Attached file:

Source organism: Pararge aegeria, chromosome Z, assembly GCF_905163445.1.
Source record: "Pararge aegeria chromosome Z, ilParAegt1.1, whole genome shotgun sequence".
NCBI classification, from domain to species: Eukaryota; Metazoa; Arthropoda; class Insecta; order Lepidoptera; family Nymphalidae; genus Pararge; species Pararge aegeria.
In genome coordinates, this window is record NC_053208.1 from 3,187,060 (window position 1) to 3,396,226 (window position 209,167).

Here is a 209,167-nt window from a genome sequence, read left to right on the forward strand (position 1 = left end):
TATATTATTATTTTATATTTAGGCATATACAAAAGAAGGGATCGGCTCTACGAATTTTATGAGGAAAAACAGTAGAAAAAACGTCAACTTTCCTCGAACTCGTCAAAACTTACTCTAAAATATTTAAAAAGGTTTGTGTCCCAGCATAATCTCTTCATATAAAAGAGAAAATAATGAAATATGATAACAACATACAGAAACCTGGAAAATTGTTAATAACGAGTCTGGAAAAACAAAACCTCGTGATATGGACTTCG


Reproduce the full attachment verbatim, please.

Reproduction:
Source organism: Pararge aegeria, chromosome Z, assembly GCF_905163445.1.
Source record: "Pararge aegeria chromosome Z, ilParAegt1.1, whole genome shotgun sequence".
NCBI classification, from domain to species: Eukaryota; Metazoa; Arthropoda; class Insecta; order Lepidoptera; family Nymphalidae; genus Pararge; species Pararge aegeria.
In genome coordinates, this window is record NC_053208.1 from 3,187,060 (window position 1) to 3,396,226 (window position 209,167).

Here is a 209,167-nt window from a genome sequence, read left to right on the forward strand (position 1 = left end):
TATATTATTATTTTATATTTAGGCATATACAAAAGAAGGGATCGGCTCTACGAATTTTATGAGGAAAAACAGTAGAAAAAACGTCAACTTTCCTCGAACTCGTCAAAACTTACTCTAAAATATTTAAAAAGGTTTGTGTCCCAGCATAATCTCTTCATATAAAAGAGAAAATAATGAAATATGATAACAACATACAGAAACCTGGAAAATTGTTAATAACGAGTCTGGAAAAACAAAACCTCGTGATATGGACTTCG